WORKERS' EDUCATION IN THE U.S. by Theodore ed. Brameld

WORKERS' EDUCATION IN THE U.S.

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KIRKUS REVIEW

The history and definition of ""workers' education"" as well as its place in the general field of education and industry. Misunderstood, overlooked even in the field of labor where it belongs, workers' education demands better understanding and this book should show the way. The authors of the various chapters are authorities in their fields. All recognize that with labor a powerful and important partner in our national set-up, the importance of supplying adequate opportunity for further education, supplementary to unfinished schooling, or offering the chance for advancement, should be tied in with educational systems. Teachers, curriculum, direction should make for a more dynamic democracy, build better material for labor leadership, produce better citizens. An eyeopener as to the uphill struggle of labor to educate its own, not only in history and philosophy of the movement, but in the ordinary tools of daily living. Public libraries -- colleges primarily.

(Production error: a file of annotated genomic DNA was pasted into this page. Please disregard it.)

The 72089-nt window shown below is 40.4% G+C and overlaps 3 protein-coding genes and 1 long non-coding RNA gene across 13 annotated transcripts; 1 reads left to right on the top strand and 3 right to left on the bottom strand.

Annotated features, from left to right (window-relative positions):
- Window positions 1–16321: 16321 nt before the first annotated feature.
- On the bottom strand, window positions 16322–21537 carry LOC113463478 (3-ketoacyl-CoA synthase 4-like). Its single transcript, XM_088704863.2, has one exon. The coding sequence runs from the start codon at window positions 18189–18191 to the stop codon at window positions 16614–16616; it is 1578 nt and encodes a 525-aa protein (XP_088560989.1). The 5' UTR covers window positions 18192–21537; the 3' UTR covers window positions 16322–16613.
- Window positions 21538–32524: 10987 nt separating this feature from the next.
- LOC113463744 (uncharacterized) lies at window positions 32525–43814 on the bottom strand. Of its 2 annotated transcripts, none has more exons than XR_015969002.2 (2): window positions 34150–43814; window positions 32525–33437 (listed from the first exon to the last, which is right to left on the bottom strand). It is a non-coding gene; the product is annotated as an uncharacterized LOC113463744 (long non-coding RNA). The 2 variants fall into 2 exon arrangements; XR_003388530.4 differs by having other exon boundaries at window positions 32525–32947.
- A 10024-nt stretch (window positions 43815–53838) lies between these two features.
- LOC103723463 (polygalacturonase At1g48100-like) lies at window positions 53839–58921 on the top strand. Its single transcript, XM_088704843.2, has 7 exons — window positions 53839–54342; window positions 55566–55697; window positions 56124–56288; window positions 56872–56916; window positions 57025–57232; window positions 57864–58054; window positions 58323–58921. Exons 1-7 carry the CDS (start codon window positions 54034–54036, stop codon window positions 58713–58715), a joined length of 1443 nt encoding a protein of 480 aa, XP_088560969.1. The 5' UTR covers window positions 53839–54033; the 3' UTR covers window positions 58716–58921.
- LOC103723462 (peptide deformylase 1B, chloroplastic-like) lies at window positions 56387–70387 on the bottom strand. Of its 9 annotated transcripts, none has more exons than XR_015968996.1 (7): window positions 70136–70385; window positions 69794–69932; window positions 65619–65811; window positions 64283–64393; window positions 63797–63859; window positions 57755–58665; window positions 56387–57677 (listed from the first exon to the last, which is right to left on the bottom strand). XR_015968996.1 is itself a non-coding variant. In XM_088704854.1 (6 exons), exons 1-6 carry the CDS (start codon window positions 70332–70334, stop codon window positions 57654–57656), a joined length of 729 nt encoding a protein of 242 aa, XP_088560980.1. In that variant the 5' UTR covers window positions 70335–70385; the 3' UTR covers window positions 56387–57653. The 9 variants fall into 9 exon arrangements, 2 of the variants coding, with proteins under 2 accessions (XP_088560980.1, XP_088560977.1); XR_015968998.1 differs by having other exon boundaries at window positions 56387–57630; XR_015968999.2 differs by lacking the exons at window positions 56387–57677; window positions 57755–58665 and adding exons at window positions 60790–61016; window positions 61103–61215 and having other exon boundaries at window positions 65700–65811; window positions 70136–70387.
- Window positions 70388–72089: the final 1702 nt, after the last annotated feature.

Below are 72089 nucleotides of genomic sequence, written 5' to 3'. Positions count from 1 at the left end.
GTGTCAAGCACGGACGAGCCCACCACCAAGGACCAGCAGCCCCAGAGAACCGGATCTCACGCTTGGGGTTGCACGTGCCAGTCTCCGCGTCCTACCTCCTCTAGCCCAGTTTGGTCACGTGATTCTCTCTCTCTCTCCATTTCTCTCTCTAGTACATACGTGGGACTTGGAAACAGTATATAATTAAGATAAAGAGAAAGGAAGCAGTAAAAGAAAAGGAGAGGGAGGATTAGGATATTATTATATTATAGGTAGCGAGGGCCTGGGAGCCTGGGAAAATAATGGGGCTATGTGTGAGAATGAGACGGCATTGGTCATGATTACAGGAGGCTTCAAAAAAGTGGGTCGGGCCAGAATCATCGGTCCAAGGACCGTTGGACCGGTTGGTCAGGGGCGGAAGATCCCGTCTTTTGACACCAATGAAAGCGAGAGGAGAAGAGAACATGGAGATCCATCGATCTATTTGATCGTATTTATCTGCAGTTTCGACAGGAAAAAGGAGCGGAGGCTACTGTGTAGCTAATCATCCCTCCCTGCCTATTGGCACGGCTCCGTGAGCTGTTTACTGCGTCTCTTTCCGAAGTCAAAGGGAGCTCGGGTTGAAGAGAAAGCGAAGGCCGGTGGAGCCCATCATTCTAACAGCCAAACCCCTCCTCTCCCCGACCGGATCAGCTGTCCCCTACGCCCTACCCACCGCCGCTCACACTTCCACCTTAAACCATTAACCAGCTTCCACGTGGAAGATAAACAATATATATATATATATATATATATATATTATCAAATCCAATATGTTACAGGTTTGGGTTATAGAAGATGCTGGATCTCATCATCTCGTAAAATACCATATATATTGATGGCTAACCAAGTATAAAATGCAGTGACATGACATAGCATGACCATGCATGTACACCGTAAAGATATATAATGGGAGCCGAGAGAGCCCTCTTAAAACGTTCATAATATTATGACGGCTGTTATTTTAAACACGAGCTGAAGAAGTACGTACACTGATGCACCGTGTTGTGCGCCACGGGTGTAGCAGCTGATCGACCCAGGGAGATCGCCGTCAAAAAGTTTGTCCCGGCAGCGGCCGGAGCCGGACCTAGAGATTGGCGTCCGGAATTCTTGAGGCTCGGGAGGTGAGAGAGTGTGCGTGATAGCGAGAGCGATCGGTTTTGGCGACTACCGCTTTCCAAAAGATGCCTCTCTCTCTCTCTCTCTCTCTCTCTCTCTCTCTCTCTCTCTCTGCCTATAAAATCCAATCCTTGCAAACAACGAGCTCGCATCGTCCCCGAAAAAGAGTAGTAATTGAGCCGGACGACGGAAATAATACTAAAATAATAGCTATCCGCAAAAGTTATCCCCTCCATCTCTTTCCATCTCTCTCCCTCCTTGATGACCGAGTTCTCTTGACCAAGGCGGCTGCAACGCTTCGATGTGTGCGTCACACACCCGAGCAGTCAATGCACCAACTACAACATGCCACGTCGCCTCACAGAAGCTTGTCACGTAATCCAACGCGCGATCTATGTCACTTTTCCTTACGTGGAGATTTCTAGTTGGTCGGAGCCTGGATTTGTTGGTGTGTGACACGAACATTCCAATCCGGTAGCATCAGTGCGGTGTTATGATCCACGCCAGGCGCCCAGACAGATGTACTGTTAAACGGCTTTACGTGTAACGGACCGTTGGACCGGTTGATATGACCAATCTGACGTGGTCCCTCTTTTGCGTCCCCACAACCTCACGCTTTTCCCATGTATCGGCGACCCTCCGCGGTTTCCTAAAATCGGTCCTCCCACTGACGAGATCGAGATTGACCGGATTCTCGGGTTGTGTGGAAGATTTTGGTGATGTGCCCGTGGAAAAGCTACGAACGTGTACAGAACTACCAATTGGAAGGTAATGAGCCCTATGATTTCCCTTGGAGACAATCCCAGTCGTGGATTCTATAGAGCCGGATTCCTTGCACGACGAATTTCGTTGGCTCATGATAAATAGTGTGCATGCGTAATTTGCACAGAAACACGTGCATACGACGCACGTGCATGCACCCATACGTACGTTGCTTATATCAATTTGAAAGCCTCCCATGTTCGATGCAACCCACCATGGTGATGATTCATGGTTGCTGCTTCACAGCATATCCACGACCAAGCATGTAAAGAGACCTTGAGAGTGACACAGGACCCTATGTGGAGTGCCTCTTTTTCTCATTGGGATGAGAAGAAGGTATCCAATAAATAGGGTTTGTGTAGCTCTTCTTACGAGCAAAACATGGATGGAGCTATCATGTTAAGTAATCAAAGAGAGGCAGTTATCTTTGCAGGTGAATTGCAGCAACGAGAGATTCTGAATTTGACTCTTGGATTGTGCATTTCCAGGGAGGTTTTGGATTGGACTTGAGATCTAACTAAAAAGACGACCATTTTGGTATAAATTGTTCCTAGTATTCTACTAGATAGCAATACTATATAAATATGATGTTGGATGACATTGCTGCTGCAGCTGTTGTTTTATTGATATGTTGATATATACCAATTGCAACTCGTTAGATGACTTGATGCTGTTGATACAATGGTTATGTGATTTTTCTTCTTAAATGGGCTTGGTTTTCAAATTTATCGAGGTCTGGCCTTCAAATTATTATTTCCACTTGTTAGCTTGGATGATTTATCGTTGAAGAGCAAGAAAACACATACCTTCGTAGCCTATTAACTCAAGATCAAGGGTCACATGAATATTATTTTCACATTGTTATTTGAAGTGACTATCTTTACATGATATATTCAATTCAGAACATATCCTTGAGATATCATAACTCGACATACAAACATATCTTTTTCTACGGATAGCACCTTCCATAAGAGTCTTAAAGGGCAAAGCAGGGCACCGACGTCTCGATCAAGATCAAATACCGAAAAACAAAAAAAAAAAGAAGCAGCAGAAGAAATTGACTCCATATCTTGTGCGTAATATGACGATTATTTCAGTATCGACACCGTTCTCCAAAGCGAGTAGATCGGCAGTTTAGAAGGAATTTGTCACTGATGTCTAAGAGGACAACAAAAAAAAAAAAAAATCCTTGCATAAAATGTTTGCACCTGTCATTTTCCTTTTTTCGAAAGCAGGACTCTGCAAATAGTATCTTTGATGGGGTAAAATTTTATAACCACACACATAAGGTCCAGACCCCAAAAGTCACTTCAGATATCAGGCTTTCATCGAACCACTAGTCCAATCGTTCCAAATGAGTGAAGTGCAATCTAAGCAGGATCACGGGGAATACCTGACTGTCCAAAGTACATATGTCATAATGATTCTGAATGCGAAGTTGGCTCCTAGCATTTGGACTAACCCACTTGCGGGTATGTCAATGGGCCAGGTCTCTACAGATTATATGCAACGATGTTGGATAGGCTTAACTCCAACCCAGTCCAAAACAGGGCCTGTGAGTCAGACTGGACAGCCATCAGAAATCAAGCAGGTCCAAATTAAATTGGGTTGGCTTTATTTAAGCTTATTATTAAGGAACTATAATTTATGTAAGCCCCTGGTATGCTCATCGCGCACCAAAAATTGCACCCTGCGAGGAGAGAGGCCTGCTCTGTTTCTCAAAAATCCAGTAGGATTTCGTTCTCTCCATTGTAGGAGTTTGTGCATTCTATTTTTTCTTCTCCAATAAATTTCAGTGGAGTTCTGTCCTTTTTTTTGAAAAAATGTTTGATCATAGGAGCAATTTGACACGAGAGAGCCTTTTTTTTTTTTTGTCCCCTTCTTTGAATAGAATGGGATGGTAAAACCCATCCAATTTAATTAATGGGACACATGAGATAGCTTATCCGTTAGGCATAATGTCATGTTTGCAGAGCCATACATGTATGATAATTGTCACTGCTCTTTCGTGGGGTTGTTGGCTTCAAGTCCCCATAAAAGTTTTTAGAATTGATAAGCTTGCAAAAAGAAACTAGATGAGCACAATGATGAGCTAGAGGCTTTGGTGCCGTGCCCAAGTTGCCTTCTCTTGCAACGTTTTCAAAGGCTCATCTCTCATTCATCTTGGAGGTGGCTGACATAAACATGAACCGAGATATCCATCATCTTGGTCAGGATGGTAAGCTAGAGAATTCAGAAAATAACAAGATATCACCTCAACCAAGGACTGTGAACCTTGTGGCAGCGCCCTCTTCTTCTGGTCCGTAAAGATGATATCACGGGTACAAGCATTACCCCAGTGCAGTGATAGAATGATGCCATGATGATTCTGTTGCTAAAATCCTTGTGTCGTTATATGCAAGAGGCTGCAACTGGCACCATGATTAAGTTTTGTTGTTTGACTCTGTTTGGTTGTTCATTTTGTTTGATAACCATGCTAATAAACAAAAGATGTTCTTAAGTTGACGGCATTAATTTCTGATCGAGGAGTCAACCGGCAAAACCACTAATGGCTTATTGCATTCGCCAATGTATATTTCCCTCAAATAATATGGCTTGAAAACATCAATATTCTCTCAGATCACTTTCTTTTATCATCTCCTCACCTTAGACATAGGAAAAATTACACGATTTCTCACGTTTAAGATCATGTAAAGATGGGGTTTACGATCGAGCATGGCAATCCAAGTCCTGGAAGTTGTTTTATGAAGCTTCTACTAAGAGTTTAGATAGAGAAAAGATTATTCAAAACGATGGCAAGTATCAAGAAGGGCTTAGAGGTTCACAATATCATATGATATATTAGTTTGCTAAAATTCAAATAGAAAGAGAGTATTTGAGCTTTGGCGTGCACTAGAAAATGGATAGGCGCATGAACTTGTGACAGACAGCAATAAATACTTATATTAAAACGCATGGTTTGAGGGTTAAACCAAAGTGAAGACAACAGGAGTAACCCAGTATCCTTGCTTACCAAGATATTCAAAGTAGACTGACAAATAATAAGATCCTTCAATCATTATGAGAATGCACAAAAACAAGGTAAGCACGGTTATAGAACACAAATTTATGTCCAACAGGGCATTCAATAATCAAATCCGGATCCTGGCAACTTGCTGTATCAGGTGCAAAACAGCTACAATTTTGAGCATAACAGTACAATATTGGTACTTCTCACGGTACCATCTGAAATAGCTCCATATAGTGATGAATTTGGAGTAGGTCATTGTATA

Pub Date: Dec. 2nd, 1941
Publisher: Harper